Mythological stories and figures influenced the daily life of the ancient Greeks in different ways. They were at the heart of Greek religion, taught valuable life lessons to young and old and provided an explanation for unusual natural phenomena. Greek mythology was thus very much a part of the Greek identity. It is therefore not surprising that this connection was used by many poleis in the expression of their regional identity. Naturally, the history of any city in the Mediterranean starts with its foundation by a legendary king or hero. But it did not stop there.
In 205 B.C. the walls of the polis Kytinion had been completely destroyed. This was a small city in Doris, the region in ancient Greece that was seen as the native region of the Dorians. As they did not manage to repair the wall themselves, the inhabitants decided to ask for help. Of course, the best way get this help was to send out envoys to all of the poleis that, just like them, descended from the Dorians. Because of this kinship, the other poleis would certainly be inclined to help them.
The Lykian city of Xanthos was among those that received a Kytinian envoy which demonstrated the kinship between the two cities by referring to their common ancestors. What’s more, the Xanhian were apparently indebted to Kytinion for the long-lost deeds of some mythological hero. What better way to repay this debt than by helping to build a new city wall? (See Bousquet, 1988 for more)
The Kytinian appeal is a typical example of the way in which their mythological past was used by Greek poleis in political, economic, social or cultural relations. This so-called kinship claim between different cities was a regular feature of diplomatic relations between the independent Greek cities, individuals and kings during the Classical and Hellenistic periods. Ambassadors or envoys were often on their way from one Greek city to another to carry out diplomatic missions such as these. This is also evident from the various cases in the historical sources which we will be examining in the coming months.
But how exactly did such a process work? First of all, the city in need of something sent out an envoy to various city-states. Of course, it had to be decided beforehand which cities were potential candidates and thorough research was done into the mythological relationships that could be called upon. Each allegation also had to be backed up by sufficient evidence. The envoys then left with decrees supporting their mission, presented the case to the city in question in their speeches and, after enjoying the necessary hospitality, moved on to the next one. The results of these missions were often recorded in inscriptions and so they form a large part of the sources for the subject of this series.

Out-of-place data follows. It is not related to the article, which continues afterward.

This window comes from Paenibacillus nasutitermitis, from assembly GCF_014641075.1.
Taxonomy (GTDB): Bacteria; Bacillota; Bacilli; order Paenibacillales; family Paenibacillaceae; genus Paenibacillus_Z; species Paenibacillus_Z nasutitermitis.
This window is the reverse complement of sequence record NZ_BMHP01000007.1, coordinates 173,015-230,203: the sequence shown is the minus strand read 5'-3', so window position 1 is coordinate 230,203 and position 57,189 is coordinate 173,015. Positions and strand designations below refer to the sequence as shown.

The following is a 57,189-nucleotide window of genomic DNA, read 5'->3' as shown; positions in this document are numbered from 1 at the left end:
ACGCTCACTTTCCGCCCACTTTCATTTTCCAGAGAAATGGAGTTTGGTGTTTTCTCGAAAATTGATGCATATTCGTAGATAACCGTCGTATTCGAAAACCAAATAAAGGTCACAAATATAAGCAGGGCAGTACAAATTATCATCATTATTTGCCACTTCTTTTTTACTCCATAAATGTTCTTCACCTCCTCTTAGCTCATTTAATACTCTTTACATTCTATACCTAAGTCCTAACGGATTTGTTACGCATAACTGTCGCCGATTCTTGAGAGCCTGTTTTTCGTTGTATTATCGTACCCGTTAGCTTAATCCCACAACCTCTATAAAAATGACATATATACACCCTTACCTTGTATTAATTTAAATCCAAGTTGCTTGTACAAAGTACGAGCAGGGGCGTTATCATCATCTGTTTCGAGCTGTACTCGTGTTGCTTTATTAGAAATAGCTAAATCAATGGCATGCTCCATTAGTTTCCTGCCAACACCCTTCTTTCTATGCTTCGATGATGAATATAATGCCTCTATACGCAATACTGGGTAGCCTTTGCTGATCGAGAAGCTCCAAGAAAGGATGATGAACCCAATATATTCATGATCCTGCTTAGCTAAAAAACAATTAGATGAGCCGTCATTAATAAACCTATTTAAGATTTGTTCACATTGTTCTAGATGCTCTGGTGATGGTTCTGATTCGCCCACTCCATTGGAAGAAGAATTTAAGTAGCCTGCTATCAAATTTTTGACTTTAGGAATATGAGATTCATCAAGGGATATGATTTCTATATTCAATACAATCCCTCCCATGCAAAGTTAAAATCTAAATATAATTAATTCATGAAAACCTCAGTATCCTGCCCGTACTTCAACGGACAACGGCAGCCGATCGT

The evidence used to prove mythological kinship between different parties also appears to be extremely detailed. If we return for a moment to the story of Kytinion, this becomes very clear. In one part of the epigraphic text we find the following description:
The kinship claim does not end here but it gives us a clear indication of how seriously the argument of mythological affiliation must be take, at least in the case of Kytinion. After all, to us it may seem like a strange idea to support an argument with things that one knows for sure did not really happen. In antiquity, however, people seemed to have less of a problem with this. Of course, it does not mean that the ancient Greeks believed these stories and mythological characters really existed. So then why were they used in Greek diplomatic relations?
Initially, diplomacy was used to persuade others. Indeed, a link of kinship was only mentioned when one party wanted to obtain something from another. The idea was that if some kind of relationship was established between the two parties, it would then be much harder to refuse requests for help. A shared past could also make approaching strangers easier, because now there already was a framework in place which this could be done: because of their common ancestry they were no longer strangers to each other. (Erskine, 110). Mythological kinship ties were in some cases also used by cities or individuals to emphasise their Greek identity or their divine character. Alexander the Great, for example, invoked the kinship myth to connect the different peoples in his great empire with himself during his military conquests. After all, it proved to be a good alternative to military conquest. (Patteron, 84).
Whatever the reason may have been for an individual or group to use their mythological past, it is clear that this was done a lot in antiquity. In this series, we will take a closer look at the various ways in which this was done and look at unfamiliar and interesting cases in order to hopefully better understand why the link between myth and identity was so popular among the Greeks as a diplomatic tool.
Bousquet, J., ‘La stèle des Kyténiens à Xanthos de Lycie’, Revue des Études Grecques, 1988, 12-53.
Erksine, A. ‘O Brother Where are thou? Tales of Kinship and Diplomacy’, Ogden, D., ed., The Hellenistic World: New Perspectives, 2002, p. 97-115.
Gruen, E. Rethinking the other in Antiquity, 2010.
Jones, C. Kinship Diplomacy in the Ancient World, 1999.
Mosley, D. J., Envoys and Diplomacy in Ancient Greece, 1973
Patterson, Lee E.. Kinship Myth in Ancient Greece, 2010.
(c) The header image shows “Latona (Leto) and the Peasants” (1660-1700) by a student of Giovanni Benedetto Castiglione (1609-64) owned by The Royal Collection Trust.